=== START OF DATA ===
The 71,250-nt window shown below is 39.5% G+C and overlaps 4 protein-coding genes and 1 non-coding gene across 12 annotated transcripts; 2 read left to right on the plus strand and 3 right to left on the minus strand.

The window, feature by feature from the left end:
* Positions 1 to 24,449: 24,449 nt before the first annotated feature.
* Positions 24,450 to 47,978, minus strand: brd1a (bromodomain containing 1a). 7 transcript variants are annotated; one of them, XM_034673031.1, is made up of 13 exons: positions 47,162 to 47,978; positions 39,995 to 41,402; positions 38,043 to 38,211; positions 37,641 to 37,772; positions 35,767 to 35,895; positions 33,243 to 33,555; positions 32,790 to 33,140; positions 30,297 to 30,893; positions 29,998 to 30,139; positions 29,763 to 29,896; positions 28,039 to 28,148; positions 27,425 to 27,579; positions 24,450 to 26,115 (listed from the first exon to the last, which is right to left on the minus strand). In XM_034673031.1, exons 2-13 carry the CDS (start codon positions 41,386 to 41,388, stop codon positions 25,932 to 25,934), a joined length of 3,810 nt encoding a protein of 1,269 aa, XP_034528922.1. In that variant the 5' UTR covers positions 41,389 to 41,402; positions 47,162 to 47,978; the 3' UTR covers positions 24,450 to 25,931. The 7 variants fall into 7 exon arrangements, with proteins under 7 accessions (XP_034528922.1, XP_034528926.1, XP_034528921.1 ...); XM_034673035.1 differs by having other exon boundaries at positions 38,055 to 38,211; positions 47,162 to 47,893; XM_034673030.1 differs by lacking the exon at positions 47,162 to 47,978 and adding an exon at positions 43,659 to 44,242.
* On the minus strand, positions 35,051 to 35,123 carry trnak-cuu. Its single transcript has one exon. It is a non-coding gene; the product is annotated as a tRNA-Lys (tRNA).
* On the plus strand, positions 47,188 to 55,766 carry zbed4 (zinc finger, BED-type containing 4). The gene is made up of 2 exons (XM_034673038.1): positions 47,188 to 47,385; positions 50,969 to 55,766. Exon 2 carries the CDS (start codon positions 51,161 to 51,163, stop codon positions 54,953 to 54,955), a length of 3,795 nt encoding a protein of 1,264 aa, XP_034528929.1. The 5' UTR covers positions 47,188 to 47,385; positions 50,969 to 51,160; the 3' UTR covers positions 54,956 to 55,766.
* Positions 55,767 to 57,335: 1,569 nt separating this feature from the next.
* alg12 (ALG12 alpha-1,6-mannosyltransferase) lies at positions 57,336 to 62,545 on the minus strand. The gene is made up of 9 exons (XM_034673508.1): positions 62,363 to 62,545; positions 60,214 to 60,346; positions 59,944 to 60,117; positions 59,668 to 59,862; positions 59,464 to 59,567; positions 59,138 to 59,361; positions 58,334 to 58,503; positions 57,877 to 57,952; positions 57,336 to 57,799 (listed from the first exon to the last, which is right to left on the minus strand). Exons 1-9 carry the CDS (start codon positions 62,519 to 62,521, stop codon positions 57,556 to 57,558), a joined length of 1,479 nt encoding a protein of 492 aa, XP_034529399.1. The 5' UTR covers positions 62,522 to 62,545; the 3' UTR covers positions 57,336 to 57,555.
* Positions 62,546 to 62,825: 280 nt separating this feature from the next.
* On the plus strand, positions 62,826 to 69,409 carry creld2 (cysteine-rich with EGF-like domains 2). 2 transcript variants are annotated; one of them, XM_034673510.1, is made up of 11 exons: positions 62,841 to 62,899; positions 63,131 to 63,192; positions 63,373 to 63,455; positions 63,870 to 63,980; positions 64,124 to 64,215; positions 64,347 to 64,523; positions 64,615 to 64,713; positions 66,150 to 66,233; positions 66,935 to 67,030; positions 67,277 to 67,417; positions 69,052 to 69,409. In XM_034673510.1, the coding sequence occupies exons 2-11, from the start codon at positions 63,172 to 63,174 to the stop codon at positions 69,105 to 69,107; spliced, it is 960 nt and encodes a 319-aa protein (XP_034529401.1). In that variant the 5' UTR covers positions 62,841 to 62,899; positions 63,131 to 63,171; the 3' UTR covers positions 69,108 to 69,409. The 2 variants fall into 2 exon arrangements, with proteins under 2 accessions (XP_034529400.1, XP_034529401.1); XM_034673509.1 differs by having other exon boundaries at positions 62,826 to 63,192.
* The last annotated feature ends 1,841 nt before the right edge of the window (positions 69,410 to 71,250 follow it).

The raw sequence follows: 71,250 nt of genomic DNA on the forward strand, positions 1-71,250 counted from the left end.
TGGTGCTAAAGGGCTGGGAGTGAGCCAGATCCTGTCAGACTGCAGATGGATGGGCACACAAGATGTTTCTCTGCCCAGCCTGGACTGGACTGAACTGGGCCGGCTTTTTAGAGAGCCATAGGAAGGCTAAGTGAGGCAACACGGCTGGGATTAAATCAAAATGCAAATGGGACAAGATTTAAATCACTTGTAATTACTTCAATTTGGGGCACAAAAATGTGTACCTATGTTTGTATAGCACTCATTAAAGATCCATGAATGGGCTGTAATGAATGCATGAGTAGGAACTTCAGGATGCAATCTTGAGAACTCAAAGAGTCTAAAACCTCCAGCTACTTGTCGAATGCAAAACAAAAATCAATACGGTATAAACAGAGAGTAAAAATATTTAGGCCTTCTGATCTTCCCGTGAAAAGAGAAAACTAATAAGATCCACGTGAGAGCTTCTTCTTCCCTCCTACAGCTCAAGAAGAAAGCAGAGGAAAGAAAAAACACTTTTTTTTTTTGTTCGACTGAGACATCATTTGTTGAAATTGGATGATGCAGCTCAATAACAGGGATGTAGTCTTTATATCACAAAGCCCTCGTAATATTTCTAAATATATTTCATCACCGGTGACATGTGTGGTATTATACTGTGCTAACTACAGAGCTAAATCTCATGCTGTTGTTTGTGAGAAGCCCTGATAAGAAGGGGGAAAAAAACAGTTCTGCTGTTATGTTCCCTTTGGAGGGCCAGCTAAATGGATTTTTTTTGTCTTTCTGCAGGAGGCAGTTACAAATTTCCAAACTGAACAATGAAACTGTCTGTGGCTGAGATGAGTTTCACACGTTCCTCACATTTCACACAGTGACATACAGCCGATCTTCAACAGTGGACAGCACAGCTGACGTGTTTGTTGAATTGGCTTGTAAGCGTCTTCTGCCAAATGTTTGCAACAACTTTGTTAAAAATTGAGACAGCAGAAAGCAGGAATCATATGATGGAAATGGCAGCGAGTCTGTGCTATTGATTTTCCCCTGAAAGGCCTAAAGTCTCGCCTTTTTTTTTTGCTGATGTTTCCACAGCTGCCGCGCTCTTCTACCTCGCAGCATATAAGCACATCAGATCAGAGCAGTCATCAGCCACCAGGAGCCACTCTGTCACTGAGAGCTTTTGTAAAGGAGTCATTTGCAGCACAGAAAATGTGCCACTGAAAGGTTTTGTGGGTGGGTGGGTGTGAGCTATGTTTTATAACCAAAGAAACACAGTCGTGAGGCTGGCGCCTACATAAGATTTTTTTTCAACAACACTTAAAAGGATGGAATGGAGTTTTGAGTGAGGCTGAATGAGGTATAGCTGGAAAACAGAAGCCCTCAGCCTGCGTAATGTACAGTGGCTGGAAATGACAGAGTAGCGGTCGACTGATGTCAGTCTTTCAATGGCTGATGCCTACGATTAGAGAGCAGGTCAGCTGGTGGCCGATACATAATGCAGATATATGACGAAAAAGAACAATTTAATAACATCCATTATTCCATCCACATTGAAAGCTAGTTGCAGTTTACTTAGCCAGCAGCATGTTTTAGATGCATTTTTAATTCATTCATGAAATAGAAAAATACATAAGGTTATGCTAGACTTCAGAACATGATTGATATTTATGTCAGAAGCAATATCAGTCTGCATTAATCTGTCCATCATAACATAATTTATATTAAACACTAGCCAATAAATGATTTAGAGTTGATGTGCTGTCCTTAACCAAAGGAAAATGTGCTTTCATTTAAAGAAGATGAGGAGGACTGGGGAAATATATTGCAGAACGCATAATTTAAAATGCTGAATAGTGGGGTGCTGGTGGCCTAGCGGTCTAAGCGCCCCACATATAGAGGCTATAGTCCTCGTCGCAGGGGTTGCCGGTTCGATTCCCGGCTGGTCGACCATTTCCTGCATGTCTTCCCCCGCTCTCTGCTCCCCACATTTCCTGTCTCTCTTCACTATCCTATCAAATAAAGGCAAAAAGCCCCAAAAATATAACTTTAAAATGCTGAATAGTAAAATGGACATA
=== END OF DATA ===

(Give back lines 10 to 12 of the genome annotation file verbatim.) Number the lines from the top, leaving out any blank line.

* On the plus strand, positions 62,826 to 69,409 carry creld2 (cysteine-rich with EGF-like domains 2). 2 transcript variants are annotated; one of them, XM_034673510.1, is made up of 11 exons: positions 62,841 to 62,899; positions 63,131 to 63,192; positions 63,373 to 63,455; positions 63,870 to 63,980; positions 64,124 to 64,215; positions 64,347 to 64,523; positions 64,615 to 64,713; positions 66,150 to 66,233; positions 66,935 to 67,030; positions 67,277 to 67,417; positions 69,052 to 69,409. In XM_034673510.1, the coding sequence occupies exons 2-11, from the start codon at positions 63,172 to 63,174 to the stop codon at positions 69,105 to 69,107; spliced, it is 960 nt and encodes a 319-aa protein (XP_034529401.1). In that variant the 5' UTR covers positions 62,841 to 62,899; positions 63,131 to 63,171; the 3' UTR covers positions 69,108 to 69,409. The 2 variants fall into 2 exon arrangements, with proteins under 2 accessions (XP_034529400.1, XP_034529401.1); XM_034673509.1 differs by having other exon boundaries at positions 62,826 to 63,192.
* The last annotated feature ends 1,841 nt before the right edge of the window (positions 69,410 to 71,250 follow it).

The raw sequence follows: 71,250 nt of genomic DNA on the forward strand, positions 1-71,250 counted from the left end.